HIPAA risks change constantly – and so must our response to them. The latest HIPAA statistics reveal how HIPAA risk is shifting (and increasing):
- Hackers spend MORE time targeting small businesses: “An average employee of a small business with less than 100 employees will receive 350% more social engineering attacks than an employee of a larger enterprise.”
- The healthcare industry receives the largest amount of cyberattacks (23%).
- The average healthcare ransom paid is $875,784.
- The average cost of a forensic investigation in a healthcare ransomware case is $62,724.
- The largest ransom paid in 2021 was $5.5 million.
- In 82% of ransomware cases, hackers claim to have exfiltrated data.
BakerHostetler’s 2022 Data Security Incident Response Report (Reporting 2020 data)
- In 2020, OCR received 656 breach notifications affecting 500 or more individuals (a number that increased by 61% over the prior year).
- In 2022, OCR received 66,509 breach notifications affecting fewer than 500 individuals.
It is always eye-opening to review the latest HIPAA stats – because they get colder and harder every year. Especially in healthcare.
Do you know your HIPAA stats?
One way to find out how your organization compares is to conduct an internal survey about employees’ knowledge of data breaches and appropriate/inappropriate computer practices. Surveys can be a great starting point to build an effective, tailored training program to improve employee performance and reduce human error. Our compliance programs are only as strong as our weakest employees - and it's up to us to train them to get it right.
The human factor of a ransomware attack makes it extremely difficult to prevent. If a covered entity or business associate suffers a ransomware attack, it is presumed that a HIPAA breach has occurred. Are you prepared? The prevalence of ransomware attacks in healthcare makes it crucial to PLAN for a ransomware attack (rather than hoping one does not occur).
Steps you can take:
- Obtain cyber insurance if you have not already done so.
- Conduct (and update!) your HIPAA Security Risk Analysis to identify and reduce your cyber risks.
- Backup, Backup, Backup. Because it is impossible to eliminate the risk of a successful ransomware attack, a strong data backup process is needed. Hackers frequently encrypt backup files. Backup systems that are immutable or air-gapped is a must. Immutable backup files cannot be deleted or changed by anyone including hackers. These files can only be downloaded, restored or viewed. Air-gapped backup files are physically separated from a network.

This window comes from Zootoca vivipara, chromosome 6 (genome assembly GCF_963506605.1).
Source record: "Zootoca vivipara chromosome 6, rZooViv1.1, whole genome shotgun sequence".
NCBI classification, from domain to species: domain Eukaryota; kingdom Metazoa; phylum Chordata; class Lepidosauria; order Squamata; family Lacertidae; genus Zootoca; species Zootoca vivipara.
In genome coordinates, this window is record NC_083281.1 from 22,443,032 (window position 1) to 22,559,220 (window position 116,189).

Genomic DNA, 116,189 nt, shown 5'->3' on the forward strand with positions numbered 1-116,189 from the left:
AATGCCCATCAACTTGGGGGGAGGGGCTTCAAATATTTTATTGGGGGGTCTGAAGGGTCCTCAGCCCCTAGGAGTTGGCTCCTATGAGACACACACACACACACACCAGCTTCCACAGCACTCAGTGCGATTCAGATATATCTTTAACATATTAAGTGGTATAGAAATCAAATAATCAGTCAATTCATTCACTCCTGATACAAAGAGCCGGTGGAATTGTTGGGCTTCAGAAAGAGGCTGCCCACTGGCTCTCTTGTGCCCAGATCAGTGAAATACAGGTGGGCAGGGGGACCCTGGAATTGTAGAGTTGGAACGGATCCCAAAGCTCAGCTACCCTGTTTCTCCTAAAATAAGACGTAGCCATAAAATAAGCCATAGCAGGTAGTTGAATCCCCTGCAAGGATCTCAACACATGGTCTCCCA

- Test your backup. How long would it take you to get back online if ransomware disrupted your system?
- Verify you have a strong real-time network monitoring plan. Phishing emails are examples of cybersecurity threats that easily bypass typical firewall and endpoint protection (anti-virus applications). Managed detection and response (MDR) applications use artificial intelligence to learn a network’s normal activity and behavior. MDR identifies atypical network activity that may arise from a successful phishing attack and provides 24/7 outsourced security monitoring.
- Maintain a network audit log. Audit logs are a HIPAA requirement. An audit log provides a detailed record of all network activity. It is virtually impossible for a threat actor to bypass audit logs. They may attempt to delete or edit audit logs to cover their tracks. An audit log does not stop a threat actor, but will record their activity. A log management system will collect information from various network sources such as firewalls, antivirus applications, remote desktop applications, VPN connections, routers, workstations, mail servers, web servers, data servers and more. If a cybersecurity incident is suspected, the forensic investigation team (including legal) will ask for an audit log. The audit log will confirm an attack and provide detailed information on the depth of network intrusion, which is necessary to conduct a HIPAA breach investigation.
- Establish a Business Continuity Plan. With a good backup system, critical data files can be restored. A ransomware attack stops all electronic activity – for example: internet access, clinical applications, cloud-based applications and data, patient information, billing, accounts receivable, ordering supplies, paying bills, payroll, email, access to documents or spreadsheets. Getting a network up and running can take weeks or months before everything is back to normal. A business continuity plan identifies functions necessary to continue operations and business activities. The plan includes procedures to restore hardware, software and data access that are needed to re-establish critical clinical and business activities.
- Provide HIPAA stats to everyone at the Compliance Committee and Board levels. These individuals need to know how the organization guards against ransomware attacks. Knowledge of the risks and organizational response provides valuable information for your leaders to make informed organizational strategic decisions.
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